A Town Called Asbestos


Welcome to the town of Asbestos, Quebec These days, 'asbestos' is a word with a sense of doom attached to it

But when this mine was opened in the late 19th century, that really wasn't the case Which is why they named the town after it This pit just here was the biggest asbestos mine in the world Asbestos is a mineral, easily mined in pits like this It can be turned into strong, cheap, fire-resistant insulation, and it was used in a huge number of building projects in the 20th century

Either as big insulation blocks, or in ceiling tiles, or just sprayed on as cladding It was a miracle substance: it could even be woven into clothing, like military uniforms or firefighters' gloves The catch is that it's made up of microscopic little fibrous crystals If you break asbestos, drop it, sandpaper it, turn it into insulation and spray it around, those little fibres get into the air and build up in people's lungs Decades later, people who've worked with absestos, or lived near an asbestos mine, they tend to develop a particularly nasty type of cancer called mesothelioma

Any exposure to asbestos fibres, however small, can be dangerous And in this town, there was sometimes so much asbestos dust in the air that kids could write their names in it when it settled We know all that now, so: why haven't they changed the name? In 2006, the town's then-mayor tried to change it, but the idea was voted down And I wanted to find out why, but no-one from the town wanted to talk to me I emailed quite a few places, the local government, the historical society

Everyone either said no, they weren't interested, or just didn't reply They were polite, of course, they're Canadian, but it wasn't for them And it took me perhaps a little bit too long to realise why The name attracts people like me and viewers like you I knew this video was going to be titled "A Town Called Asbestos" right away, it's the obvious title, it's got a ring to it

Which is why there's already a five-part series on YouTube from 2011 called exactly that, put together by a researcher who spent years with this town She turned her PhD into a book, also titled "A Town Called Asbestos" Vicecom published a series by a German photojournalist, titled "A Town Called Asbestos" All the time, people turn up here, to document The Town with The Name

Some of them, like this author, are thorough and sympathetic and take decades of history into account Some aren't Some just set up a camera by the mine overlook, turn up for a couple of hours and film something Others don't even visit, they just make fun of them from the other side of the world "Why? Because the town's name is Asbestos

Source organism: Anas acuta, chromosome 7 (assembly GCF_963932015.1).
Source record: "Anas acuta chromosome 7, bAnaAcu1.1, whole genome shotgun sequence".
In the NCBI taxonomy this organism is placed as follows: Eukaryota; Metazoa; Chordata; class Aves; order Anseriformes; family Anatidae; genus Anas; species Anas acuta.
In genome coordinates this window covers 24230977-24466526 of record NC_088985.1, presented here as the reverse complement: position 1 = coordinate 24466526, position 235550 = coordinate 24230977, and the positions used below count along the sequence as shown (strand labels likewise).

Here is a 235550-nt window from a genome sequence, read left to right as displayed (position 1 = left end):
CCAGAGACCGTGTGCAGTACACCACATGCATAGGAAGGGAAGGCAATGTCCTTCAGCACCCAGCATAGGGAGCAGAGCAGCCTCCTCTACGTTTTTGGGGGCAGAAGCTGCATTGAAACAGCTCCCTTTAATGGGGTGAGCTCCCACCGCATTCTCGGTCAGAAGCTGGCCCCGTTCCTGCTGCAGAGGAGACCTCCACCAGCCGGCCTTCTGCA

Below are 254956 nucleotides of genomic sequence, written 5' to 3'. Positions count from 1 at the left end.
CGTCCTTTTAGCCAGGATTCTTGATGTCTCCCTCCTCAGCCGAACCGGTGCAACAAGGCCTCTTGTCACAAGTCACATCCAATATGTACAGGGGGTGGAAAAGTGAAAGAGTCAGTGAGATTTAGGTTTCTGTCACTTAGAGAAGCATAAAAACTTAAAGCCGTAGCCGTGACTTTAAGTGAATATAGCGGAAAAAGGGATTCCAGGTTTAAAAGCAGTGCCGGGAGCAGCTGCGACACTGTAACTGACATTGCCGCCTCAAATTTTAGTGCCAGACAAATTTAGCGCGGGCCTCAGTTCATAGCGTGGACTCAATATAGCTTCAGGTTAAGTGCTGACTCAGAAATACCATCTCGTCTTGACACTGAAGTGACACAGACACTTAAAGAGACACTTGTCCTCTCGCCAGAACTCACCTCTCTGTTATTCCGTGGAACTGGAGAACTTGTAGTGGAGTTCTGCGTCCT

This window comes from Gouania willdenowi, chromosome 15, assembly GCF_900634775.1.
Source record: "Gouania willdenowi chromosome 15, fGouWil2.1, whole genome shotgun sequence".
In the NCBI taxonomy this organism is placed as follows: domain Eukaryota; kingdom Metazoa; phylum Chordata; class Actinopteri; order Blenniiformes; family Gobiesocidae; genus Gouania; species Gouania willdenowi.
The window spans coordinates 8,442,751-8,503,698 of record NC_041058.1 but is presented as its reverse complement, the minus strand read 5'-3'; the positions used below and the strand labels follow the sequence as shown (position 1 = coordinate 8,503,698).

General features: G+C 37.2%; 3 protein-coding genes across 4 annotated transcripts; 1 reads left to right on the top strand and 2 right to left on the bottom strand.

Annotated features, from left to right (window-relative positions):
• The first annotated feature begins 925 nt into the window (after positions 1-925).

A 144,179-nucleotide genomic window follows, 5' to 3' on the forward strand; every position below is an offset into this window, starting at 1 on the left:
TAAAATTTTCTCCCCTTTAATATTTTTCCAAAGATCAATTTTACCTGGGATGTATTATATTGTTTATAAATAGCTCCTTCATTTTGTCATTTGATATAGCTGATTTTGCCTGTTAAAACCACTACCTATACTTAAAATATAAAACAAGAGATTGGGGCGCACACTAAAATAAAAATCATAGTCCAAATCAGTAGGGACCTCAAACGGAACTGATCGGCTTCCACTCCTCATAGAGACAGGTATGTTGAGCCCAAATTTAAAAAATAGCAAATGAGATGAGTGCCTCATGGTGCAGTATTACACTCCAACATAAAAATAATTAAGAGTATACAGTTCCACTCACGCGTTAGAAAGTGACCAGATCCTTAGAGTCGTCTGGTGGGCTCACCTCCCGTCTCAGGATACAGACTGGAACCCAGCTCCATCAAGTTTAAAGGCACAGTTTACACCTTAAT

" [AUDIENCE LAUGHTER] How do you feel about the name? Why don't you change it? They've answered these same questions for years, and I suspect they're very, very tired of it The clearest answer that I've found is from an interview in the Globe and Mail in 2016 Ghislain Tessier, vice-president of a local chamber of commerce, said: "Asbestos was our lives It was our heritage" And I think that's the key to why this town is still called Asbestos

Because, yes, for most of the world, the name is alarming But here, that's tempered with the fact that this mine, like a coal mine or a gold mine, it was how people made their living Lots of people worked in the mine, and their parents, and their grandparents, and their great-grandparents It was part of their identity, a mineral that the world wanted to use, it was made right here by them, and it saved lives, and it really was something to be proud of Asbestos, and this mine, was defended by the folks who worked here

In '97, just after France banned asbestos, four men from this town, four of the luckier ones, ran the Paris Marathon And they were congratulated in a statement in Canada's Parliament for showing that the risks weren't that great Because the risks were drastically downplayed by management and by government Even after the world at large agreed how dangerous asbestos is, economics and the desire for profit meant that it was still mined for decades here This mine only closed in 2012

It's only been a few years Maybe the name will change, if only to stop jerks like me coming along and going, 'ooh, look at this place' But not just yet Dr Jessica van Horssen's book is the definitive history of the town and the mine, a lot of this video is based on it, and I thoroughly recommend it

Source: Youtube


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